consumers around the world. She explains the social lives of the people who produce coffee, and those who process, distribute, market, and consume it. West describes that the Gimi peoples, who grow coffee in Papua New Guinea's highlands, are eager to expand their business and social relationships with the
buyers who come to their highland villages, with the people working in Goroka, (where much of Papua New Guinea's coffee is processed); at the port of Lae (where it is exported) and in Hamburg, Sydney, and London (where it is distributed and consumed). This rich social world is disrupted by neoliberal development strategies, which impose regulatory regimes of governmentality that are often contradictory to Melanesian ways of being in, and relating to, the world. The Gimi people are misrepresented in the specialty coffee market, that creates and uses images of primitivity and poverty to sell coffee. By implying that the backwardness" of Papua New Guineans impedes economic development, these images obscure the structural relations and global political economy that actually cause poverty in Papua New Guinea. As Page describes through her ethnography, she examines, "commodities as meaning bearers and social connectors
across the commodity ecumene for coffee...how neoliberalization needs for nature to be a commodity" (p. 31).
This book was a great reader, West is highly successful in providing a detailed and revealing ethnography and answering many questions. Her analysis of the creation of a primitive view of Papua New Guinea and the marketing nuances surrounding selling coffee are insightful. Further, I also like the way she
provides a detailed examination of the certification of coffee primarily focusing on the intricacies of Fair Trade and Organic certification. I liked her description of how marketing viewpoints such as Mr. Nebraska’s (Chapter 2) impact coffee consumers in countries such as Germany, England, Australia and the United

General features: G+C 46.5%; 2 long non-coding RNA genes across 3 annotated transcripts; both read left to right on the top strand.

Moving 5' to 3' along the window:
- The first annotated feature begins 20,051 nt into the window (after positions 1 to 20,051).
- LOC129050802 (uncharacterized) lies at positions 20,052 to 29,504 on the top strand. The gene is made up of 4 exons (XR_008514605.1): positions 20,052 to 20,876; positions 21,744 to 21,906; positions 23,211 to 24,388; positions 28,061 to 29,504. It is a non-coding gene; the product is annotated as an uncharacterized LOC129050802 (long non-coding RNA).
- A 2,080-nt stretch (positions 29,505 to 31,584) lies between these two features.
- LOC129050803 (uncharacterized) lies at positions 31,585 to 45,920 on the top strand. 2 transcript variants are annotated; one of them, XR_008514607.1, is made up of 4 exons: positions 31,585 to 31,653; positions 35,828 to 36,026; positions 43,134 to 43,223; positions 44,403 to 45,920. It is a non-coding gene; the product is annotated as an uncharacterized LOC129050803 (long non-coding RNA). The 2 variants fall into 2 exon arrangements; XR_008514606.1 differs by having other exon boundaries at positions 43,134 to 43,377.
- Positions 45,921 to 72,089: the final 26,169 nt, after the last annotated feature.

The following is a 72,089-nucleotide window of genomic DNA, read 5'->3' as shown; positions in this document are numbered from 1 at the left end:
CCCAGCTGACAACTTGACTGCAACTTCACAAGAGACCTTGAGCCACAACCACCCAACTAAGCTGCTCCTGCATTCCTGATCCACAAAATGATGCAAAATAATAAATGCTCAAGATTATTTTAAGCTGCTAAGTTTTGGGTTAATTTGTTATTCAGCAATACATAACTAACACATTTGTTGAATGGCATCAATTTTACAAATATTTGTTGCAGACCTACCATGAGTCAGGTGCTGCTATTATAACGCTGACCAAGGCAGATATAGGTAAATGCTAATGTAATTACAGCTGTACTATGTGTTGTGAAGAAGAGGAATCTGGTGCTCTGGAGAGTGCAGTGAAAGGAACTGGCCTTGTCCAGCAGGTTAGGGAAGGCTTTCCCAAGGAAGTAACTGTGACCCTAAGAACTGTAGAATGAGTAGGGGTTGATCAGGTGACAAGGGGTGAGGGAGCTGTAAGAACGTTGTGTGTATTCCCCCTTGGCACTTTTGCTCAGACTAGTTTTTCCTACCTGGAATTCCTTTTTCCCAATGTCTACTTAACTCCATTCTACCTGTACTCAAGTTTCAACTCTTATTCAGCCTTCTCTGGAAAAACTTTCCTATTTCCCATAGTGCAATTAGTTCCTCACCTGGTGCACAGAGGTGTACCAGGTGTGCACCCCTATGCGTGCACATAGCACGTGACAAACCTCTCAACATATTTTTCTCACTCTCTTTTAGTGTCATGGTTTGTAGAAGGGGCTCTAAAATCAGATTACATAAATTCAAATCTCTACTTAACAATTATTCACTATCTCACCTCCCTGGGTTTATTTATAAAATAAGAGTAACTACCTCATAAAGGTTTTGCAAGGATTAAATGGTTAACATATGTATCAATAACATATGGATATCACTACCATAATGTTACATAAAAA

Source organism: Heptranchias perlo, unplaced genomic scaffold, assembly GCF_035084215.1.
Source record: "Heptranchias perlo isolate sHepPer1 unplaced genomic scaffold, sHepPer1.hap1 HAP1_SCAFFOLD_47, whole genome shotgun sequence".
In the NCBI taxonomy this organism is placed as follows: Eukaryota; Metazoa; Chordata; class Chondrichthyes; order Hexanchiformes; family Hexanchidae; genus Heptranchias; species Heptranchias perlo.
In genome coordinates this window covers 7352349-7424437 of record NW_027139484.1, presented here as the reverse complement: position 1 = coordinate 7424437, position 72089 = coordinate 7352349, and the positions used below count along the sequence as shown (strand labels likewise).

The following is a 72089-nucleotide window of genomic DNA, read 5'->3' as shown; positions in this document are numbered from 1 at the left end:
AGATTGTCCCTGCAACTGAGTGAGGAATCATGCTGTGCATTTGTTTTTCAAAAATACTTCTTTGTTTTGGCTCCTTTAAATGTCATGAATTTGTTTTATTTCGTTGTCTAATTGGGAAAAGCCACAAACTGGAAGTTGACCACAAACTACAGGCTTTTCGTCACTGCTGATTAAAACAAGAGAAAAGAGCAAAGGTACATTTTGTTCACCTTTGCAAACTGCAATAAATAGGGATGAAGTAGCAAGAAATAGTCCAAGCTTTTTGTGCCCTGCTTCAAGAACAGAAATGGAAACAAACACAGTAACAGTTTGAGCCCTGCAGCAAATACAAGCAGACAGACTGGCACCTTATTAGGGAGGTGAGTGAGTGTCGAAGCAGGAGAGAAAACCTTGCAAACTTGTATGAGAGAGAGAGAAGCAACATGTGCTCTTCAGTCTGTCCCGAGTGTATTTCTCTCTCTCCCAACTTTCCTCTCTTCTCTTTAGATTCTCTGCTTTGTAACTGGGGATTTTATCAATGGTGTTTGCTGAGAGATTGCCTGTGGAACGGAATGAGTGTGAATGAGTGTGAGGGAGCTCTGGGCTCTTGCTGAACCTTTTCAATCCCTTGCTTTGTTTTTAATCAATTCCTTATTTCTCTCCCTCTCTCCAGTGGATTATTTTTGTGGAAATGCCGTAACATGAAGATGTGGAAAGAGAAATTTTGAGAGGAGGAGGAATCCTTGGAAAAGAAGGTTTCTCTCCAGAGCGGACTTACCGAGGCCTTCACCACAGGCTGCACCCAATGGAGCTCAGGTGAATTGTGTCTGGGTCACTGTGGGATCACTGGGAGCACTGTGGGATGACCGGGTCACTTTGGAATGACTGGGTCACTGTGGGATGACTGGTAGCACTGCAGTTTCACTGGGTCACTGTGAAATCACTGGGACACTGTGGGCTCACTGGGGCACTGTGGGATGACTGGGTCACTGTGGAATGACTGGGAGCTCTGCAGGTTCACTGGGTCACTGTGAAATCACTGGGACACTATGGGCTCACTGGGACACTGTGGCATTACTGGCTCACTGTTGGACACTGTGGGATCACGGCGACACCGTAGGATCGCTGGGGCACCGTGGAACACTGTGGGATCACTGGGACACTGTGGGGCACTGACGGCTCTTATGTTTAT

States. As a devoted (did not want to call myself addicted) coffee drinker West's description really challenged my ethical values. Probably because of that, this book appealed more to me than the other, even though it constantly reminded me of Tsing's conception of universalism.
1. West describes the creation of a primitive view, if we apply Tsing's conception of universalism, can we say that West's conception of the creation of a primitive image is an example of how universals are
2. West does an excellent job of framing the role of the anthropologist today and addressing the misconceptions about and changes in anthropology in recent decades (p. 181). Her conversation and interviews with the expatriates she claims shows new areas that were previously not studied by
Anthropologists. I would like to know what you all think about the section on the expatriates' critique of the local people. Can we explain it with Tsing's conception of scales?
West, P. (2012). From Modern Production to Imagined Primitive: The Social World of Coffee from Papua New Guinea. Duke University Press Books.